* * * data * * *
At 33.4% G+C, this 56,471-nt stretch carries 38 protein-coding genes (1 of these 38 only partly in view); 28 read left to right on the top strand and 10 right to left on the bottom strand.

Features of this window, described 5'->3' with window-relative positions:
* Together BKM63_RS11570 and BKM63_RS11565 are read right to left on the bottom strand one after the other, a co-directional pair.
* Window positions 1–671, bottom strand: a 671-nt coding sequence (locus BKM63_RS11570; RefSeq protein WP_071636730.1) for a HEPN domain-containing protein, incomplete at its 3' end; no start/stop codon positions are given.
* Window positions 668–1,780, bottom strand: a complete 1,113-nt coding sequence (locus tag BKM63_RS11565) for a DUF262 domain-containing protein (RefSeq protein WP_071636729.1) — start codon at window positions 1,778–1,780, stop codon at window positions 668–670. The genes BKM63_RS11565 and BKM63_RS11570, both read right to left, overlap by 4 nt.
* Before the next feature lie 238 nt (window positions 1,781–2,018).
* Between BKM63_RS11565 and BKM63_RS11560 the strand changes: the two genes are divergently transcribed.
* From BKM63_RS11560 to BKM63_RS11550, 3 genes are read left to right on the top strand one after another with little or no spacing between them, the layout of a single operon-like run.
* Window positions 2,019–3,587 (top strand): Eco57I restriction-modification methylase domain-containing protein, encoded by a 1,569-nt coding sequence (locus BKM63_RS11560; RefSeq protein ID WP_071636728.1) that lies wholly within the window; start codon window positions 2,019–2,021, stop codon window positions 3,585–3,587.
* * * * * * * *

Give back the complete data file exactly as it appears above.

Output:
At 33.4% G+C, this 56,471-nt stretch carries 38 protein-coding genes (1 of these 38 only partly in view); 28 read left to right on the top strand and 10 right to left on the bottom strand.

Features of this window, described 5'->3' with window-relative positions:
* Together BKM63_RS11570 and BKM63_RS11565 are read right to left on the bottom strand one after the other, a co-directional pair.
* Window positions 1–671, bottom strand: a 671-nt coding sequence (locus BKM63_RS11570; RefSeq protein WP_071636730.1) for a HEPN domain-containing protein, incomplete at its 3' end; no start/stop codon positions are given.
* Window positions 668–1,780, bottom strand: a complete 1,113-nt coding sequence (locus tag BKM63_RS11565) for a DUF262 domain-containing protein (RefSeq protein WP_071636729.1) — start codon at window positions 1,778–1,780, stop codon at window positions 668–670. The genes BKM63_RS11565 and BKM63_RS11570, both read right to left, overlap by 4 nt.
* Before the next feature lie 238 nt (window positions 1,781–2,018).
* Between BKM63_RS11565 and BKM63_RS11560 the strand changes: the two genes are divergently transcribed.
* From BKM63_RS11560 to BKM63_RS11550, 3 genes are read left to right on the top strand one after another with little or no spacing between them, the layout of a single operon-like run.
* Window positions 2,019–3,587 (top strand): Eco57I restriction-modification methylase domain-containing protein, encoded by a 1,569-nt coding sequence (locus BKM63_RS11560; RefSeq protein ID WP_071636728.1) that lies wholly within the window; start codon window positions 2,019–2,021, stop codon window positions 3,585–3,587.